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How to make a game? (Newbie Q)

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How to make a game? (Newbie Q)
« on: December 01, 2005, 14:00:47 »
I started to learn programming because I wanted to make a game of my own. It has been couple of years since then and I am starting to get closer to my goal, but I have to face so many problems. One year ago I started to learn OpenGL in C++, but it was so diffucult that I did not make any progress. Couple of weeks ago I found lwjgl. It's much easier to write programs in Java than in C++. And I have couple of questions:

Where to get code to load 3d models and to animate them? I have some idx3d package to load models but there are no classes to animate models.

Should I use same length units? (for example 1 meter in real life equals 0.1f in game or something like that)

And which 3d modelling program should I use to make the models? And how to quarantee that all of the models are at same size? Or does the size not matter because I can scale the models in OpenGL? (I have tried 3dsMax and MilkShape3d a bit)

How to implement car physics? I mean if I should like take the bigger parts of the car as different objects if I want to make the car to jump and roll over?

How to write a game that runs smoothly/fast? I know nothing about how to free memory in Java, except that the garbage collector takes care of it autmatically. But how to do it manually? Like in C++ are destroy(variable) and free(variable) if I remember correctly.

And actually I have been wondering if I should write a came, because for last 2 years I have also been thinking what's the point of computer games? Is it just a waste of time to play them? I have been a game addict for many years, but now I'm on rehabilitation :) and instead of playing I'm trying to create one - am I starting to loose my mind?

How to make a game? (Newbie Q)
« Reply #1 on: December 01, 2005, 16:38:01 »
Funny thing is, those are all questions that every game developer struggles with.  :lol:

I'm the same way... I enjoy games, but I enjoy making them even more. I'm not a big fan of C or C++, but Java has been easy to pick up on.

For 3D models and animation, there's a few code snippets available in these forums, but keep in mind that LWJGL is meant to be an OpenGL wrapper, not a full-on game-building solution. I've seen LWJGL used for much more than games (including some great artwork recently posted about on this forum, and I've even considered using it myself to build some financial applications with 3D charts).  If you're looking for a prebuilt game engine, you can try something like Xith3D where they already have the model loaders and things written for you.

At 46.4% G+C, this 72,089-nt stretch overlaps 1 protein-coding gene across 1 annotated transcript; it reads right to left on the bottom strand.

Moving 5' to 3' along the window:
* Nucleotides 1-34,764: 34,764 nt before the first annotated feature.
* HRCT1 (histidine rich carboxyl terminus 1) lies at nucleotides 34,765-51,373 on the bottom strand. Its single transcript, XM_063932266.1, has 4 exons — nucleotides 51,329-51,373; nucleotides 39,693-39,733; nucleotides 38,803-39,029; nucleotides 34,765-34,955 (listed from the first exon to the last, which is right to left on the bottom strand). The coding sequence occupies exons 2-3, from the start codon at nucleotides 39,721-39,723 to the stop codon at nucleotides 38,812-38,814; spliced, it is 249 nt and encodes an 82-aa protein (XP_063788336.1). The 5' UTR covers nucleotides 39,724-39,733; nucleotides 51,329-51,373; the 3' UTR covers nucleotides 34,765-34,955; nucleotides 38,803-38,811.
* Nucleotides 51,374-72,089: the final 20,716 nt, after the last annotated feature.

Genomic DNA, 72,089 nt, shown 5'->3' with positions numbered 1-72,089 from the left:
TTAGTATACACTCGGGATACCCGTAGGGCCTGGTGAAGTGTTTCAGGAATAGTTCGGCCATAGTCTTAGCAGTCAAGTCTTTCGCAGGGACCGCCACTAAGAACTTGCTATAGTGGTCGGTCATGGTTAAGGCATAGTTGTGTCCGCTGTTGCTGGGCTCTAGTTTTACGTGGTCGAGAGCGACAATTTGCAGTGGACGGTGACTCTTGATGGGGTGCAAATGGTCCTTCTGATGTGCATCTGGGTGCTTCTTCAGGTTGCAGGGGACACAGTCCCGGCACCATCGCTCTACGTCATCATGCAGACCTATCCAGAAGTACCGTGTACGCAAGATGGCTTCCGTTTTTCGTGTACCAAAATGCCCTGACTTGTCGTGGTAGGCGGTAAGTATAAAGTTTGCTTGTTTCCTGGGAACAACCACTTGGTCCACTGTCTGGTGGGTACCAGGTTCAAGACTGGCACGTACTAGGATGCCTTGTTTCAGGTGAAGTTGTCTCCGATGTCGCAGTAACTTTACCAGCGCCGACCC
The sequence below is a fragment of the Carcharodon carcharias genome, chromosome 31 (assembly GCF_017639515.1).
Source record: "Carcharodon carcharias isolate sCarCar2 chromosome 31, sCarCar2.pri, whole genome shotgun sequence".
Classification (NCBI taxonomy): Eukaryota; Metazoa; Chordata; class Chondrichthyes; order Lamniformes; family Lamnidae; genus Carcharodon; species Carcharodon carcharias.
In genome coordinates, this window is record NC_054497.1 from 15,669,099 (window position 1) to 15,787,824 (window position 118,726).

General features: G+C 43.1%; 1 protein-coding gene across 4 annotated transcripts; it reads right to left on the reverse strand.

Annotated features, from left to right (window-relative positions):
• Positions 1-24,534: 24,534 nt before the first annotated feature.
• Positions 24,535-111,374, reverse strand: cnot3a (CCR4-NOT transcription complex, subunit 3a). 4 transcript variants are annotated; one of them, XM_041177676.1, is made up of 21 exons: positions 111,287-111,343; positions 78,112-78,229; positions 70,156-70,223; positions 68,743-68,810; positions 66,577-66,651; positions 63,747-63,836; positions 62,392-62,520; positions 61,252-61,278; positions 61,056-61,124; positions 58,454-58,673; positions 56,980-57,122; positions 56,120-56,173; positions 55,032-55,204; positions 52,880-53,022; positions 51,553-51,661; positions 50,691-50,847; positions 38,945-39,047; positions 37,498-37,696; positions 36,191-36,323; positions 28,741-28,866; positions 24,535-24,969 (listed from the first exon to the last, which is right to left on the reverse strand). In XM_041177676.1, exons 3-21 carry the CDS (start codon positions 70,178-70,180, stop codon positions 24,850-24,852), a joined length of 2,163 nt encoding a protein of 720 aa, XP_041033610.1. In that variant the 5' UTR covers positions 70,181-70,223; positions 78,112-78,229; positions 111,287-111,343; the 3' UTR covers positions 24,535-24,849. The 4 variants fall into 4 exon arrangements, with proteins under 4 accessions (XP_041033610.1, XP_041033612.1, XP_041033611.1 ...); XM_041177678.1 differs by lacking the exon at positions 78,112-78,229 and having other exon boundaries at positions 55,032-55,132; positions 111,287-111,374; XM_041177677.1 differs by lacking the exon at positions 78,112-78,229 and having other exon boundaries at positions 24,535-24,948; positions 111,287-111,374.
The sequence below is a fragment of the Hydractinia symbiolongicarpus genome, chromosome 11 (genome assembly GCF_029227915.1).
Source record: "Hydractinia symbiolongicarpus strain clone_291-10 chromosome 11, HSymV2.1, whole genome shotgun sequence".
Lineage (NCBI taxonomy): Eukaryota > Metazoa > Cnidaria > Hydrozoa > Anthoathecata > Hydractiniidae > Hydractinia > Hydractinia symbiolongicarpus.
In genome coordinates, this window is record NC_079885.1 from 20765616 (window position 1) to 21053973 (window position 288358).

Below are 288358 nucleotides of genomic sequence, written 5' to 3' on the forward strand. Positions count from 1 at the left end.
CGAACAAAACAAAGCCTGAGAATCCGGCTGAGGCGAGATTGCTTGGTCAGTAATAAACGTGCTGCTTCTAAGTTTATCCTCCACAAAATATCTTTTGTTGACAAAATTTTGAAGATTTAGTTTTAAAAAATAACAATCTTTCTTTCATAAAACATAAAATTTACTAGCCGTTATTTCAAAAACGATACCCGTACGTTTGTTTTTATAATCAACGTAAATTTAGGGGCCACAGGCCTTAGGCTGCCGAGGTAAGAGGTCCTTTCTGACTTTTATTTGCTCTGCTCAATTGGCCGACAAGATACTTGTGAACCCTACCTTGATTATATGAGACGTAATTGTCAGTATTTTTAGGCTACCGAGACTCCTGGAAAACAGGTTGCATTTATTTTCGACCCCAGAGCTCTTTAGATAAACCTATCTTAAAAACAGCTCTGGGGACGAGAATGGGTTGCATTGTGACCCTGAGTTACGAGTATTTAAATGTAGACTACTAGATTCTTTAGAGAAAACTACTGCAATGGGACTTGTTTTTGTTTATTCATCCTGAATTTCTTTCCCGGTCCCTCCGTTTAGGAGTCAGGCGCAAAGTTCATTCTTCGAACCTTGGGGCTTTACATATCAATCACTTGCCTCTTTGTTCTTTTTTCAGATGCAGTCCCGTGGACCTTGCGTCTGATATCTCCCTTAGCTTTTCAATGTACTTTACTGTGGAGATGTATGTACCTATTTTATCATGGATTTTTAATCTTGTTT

For the unit lengths, that ENTIRELY depends on what it is you want to do. I personally stay clear of anything like that, as my games tend to be more cartoonish than realistic.

For building 3D models, once again, it depends on the tools you have available. I personally like using Blender3D (it's free) along with PoseRay for post-build tweaking. Blender3D also has some great tutorials online.

Fast-smooth games: Like in all things, you need to know how the underlying system works. Java is certainly more forgiving with it's garbage collecting, but if you write it efficiently in the first place, your users will notice a difference. I'd recommend getting a good Java book (I personally like "Teach Yourself Java in 21 days").

Are games a waste of time? It sounds like you're like I was at the beginning. I'm very conscientious of my time and was raised in a somewhat "controlled" environment when it came to computer games. However, some of my best memories deal with playing a good computer game down in my basement when I was a teenager (anyone remember the incredible immersiveness of Ultima 7?). I've found that I like to make games that teach people something. My most recent project was actually a children's book about a character who runs into puzzles that need to be solved. The reader is then given the puzzle in the form of a computer game that can be solved from clues hidden in the book's text. I think this blend is particularly appealing to parents who are trying to get their kids to read something.
Find your niche, something you love to do, and stick with it. It sounds like you're very much like the rest of us, and have a keen desire to want to create and build. I say, follow your dream!

How to make a game? (Newbie Q)
« Reply #2 on: December 02, 2005, 17:14:38 »
Thank you elias4444! It was so inspiring! I know that I must find my own way to achive my goals!